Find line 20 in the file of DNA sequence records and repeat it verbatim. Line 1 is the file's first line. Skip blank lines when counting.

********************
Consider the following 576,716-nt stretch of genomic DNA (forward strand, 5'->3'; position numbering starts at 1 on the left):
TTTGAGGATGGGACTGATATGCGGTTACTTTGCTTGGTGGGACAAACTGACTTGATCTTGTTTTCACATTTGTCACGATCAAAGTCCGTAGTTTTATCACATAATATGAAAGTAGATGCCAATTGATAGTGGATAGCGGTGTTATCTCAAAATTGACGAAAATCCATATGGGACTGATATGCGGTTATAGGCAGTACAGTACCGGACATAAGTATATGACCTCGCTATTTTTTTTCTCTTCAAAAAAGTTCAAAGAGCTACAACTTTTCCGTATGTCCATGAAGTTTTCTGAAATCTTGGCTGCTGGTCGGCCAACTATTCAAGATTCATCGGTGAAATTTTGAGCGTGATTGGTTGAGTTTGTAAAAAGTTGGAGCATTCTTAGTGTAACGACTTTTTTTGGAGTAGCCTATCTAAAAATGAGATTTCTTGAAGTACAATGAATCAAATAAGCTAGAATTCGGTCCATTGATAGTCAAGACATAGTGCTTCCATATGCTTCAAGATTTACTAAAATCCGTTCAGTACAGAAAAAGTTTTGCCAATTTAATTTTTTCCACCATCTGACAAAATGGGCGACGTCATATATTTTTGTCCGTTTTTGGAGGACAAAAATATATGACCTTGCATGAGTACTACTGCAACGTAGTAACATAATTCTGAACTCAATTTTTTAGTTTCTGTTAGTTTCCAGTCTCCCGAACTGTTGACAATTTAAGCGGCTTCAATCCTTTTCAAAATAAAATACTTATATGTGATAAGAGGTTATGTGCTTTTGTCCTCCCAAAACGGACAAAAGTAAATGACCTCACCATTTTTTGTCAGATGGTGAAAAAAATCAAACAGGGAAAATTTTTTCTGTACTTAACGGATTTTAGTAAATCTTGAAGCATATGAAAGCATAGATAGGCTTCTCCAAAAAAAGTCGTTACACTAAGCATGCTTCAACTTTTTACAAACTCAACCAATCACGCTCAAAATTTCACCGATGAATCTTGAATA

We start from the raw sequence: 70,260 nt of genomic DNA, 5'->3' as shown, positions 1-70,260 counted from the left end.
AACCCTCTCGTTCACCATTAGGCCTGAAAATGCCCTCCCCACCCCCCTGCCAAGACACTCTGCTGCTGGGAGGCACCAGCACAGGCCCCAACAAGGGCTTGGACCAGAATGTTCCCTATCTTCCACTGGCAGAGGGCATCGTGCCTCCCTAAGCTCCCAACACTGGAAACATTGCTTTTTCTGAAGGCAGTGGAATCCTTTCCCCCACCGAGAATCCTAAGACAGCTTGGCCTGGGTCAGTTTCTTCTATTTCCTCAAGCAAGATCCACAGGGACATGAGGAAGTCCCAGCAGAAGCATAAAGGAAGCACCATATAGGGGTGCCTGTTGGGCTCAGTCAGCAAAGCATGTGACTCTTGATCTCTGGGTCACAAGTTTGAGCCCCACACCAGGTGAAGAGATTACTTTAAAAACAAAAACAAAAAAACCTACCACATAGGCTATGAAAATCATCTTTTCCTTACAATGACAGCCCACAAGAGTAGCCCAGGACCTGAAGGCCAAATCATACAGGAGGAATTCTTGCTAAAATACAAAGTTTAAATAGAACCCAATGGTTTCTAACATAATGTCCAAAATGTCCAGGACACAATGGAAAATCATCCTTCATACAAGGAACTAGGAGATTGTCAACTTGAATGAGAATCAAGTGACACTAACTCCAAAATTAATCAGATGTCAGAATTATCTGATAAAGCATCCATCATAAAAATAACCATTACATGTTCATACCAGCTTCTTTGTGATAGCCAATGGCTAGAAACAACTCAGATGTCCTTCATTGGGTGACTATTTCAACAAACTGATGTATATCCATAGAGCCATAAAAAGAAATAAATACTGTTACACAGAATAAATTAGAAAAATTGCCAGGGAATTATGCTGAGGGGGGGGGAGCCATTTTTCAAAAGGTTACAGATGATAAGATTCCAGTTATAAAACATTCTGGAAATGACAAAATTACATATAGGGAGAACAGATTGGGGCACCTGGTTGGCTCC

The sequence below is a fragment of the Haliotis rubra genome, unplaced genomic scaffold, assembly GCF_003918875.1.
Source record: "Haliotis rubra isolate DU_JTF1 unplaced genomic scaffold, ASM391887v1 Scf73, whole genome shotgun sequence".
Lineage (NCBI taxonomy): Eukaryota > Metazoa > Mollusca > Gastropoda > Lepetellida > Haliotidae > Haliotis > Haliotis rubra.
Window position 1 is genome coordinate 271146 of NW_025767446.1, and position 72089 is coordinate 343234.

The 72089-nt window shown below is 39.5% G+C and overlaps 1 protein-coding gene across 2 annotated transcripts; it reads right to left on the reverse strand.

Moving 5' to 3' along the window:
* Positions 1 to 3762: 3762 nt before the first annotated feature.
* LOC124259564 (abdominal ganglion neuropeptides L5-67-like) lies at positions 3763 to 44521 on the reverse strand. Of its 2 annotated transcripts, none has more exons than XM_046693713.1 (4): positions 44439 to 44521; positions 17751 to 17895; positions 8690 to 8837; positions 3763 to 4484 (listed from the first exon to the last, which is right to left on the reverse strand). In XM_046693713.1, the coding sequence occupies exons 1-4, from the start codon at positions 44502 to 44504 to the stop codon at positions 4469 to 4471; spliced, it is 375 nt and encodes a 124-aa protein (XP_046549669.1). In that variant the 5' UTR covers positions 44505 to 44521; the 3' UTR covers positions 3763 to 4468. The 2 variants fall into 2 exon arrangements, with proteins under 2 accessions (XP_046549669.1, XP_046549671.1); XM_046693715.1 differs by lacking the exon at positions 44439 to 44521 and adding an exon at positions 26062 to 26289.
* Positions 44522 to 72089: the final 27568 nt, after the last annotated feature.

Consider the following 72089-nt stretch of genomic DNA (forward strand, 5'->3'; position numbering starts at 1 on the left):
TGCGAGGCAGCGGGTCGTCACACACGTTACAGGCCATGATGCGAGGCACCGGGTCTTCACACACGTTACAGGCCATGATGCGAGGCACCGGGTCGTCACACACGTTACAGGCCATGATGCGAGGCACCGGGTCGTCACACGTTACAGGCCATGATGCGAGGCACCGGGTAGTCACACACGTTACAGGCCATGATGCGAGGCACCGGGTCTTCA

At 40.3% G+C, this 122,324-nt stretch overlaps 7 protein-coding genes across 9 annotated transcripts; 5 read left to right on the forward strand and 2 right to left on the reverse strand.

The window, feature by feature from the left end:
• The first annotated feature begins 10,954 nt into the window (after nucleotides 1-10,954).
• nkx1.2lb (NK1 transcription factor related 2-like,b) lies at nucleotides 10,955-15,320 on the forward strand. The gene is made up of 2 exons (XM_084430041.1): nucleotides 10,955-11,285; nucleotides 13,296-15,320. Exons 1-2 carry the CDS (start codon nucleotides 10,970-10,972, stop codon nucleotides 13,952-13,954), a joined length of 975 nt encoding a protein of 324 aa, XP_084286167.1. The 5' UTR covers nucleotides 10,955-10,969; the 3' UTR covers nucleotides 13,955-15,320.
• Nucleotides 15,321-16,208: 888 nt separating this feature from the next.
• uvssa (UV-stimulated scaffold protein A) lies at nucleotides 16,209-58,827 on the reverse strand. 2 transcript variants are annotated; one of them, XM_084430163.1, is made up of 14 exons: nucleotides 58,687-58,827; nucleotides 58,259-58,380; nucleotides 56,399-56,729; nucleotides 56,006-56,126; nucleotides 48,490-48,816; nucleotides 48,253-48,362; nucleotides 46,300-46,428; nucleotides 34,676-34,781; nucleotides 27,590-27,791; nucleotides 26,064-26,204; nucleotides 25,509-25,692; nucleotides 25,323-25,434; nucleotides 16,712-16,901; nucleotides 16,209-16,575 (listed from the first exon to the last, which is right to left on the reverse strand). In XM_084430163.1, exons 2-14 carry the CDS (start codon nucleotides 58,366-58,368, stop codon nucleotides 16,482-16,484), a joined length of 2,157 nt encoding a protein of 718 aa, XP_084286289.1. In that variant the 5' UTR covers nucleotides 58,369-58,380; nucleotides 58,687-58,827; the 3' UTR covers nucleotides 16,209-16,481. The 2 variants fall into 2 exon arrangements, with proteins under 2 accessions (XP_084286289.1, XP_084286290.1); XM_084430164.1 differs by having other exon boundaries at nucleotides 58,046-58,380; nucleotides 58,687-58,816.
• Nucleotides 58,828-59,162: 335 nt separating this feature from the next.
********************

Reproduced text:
• Nucleotides 15,321-16,208: 888 nt separating this feature from the next.